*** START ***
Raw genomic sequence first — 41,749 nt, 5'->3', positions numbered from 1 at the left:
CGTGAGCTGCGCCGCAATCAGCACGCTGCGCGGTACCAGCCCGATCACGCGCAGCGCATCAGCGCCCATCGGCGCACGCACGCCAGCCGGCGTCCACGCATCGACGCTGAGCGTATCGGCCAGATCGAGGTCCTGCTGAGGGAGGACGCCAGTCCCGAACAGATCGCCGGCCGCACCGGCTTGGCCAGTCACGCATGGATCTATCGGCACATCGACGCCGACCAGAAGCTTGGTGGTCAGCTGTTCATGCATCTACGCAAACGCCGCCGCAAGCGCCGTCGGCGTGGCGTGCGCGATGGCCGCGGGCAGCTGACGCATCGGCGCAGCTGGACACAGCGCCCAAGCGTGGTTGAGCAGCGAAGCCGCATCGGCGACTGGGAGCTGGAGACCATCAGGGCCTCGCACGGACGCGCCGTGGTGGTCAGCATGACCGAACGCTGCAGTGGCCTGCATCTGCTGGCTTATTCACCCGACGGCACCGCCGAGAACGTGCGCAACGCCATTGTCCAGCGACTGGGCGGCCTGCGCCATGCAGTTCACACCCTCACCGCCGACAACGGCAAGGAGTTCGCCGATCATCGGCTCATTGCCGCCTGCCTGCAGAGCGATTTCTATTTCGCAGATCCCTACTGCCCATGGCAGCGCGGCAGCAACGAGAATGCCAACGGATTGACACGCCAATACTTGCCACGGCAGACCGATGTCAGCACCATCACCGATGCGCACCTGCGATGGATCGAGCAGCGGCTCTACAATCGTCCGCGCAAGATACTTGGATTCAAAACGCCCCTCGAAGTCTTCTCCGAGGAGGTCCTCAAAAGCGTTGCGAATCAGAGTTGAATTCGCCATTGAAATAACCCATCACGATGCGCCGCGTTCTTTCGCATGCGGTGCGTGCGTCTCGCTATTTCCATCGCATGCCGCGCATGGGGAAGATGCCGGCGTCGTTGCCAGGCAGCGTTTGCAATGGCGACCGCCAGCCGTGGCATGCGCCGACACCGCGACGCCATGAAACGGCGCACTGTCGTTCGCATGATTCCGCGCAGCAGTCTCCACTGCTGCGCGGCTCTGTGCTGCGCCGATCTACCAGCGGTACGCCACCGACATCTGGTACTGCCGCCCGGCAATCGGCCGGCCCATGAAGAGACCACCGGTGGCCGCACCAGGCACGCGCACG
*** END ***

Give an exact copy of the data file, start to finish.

Raw genomic sequence first — 41,749 nt, 5'->3', positions numbered from 1 at the left:
CGTGAGCTGCGCCGCAATCAGCACGCTGCGCGGTACCAGCCCGATCACGCGCAGCGCATCAGCGCCCATCGGCGCACGCACGCCAGCCGGCGTCCACGCATCGACGCTGAGCGTATCGGCCAGATCGAGGTCCTGCTGAGGGAGGACGCCAGTCCCGAACAGATCGCCGGCCGCACCGGCTTGGCCAGTCACGCATGGATCTATCGGCACATCGACGCCGACCAGAAGCTTGGTGGTCAGCTGTTCATGCATCTACGCAAACGCCGCCGCAAGCGCCGTCGGCGTGGCGTGCGCGATGGCCGCGGGCAGCTGACGCATCGGCGCAGCTGGACACAGCGCCCAAGCGTGGTTGAGCAGCGAAGCCGCATCGGCGACTGGGAGCTGGAGACCATCAGGGCCTCGCACGGACGCGCCGTGGTGGTCAGCATGACCGAACGCTGCAGTGGCCTGCATCTGCTGGCTTATTCACCCGACGGCACCGCCGAGAACGTGCGCAACGCCATTGTCCAGCGACTGGGCGGCCTGCGCCATGCAGTTCACACCCTCACCGCCGACAACGGCAAGGAGTTCGCCGATCATCGGCTCATTGCCGCCTGCCTGCAGAGCGATTTCTATTTCGCAGATCCCTACTGCCCATGGCAGCGCGGCAGCAACGAGAATGCCAACGGATTGACACGCCAATACTTGCCACGGCAGACCGATGTCAGCACCATCACCGATGCGCACCTGCGATGGATCGAGCAGCGGCTCTACAATCGTCCGCGCAAGATACTTGGATTCAAAACGCCCCTCGAAGTCTTCTCCGAGGAGGTCCTCAAAAGCGTTGCGAATCAGAGTTGAATTCGCCATTGAAATAACCCATCACGATGCGCCGCGTTCTTTCGCATGCGGTGCGTGCGTCTCGCTATTTCCATCGCATGCCGCGCATGGGGAAGATGCCGGCGTCGTTGCCAGGCAGCGTTTGCAATGGCGACCGCCAGCCGTGGCATGCGCCGACACCGCGACGCCATGAAACGGCGCACTGTCGTTCGCATGATTCCGCGCAGCAGTCTCCACTGCTGCGCGGCTCTGTGCTGCGCCGATCTACCAGCGGTACGCCACCGACATCTGGTACTGCCGCCCGGCAATCGGCCGGCCCATGAAGAGACCACCGGTGGCCGCACCAGGCACGCGCACG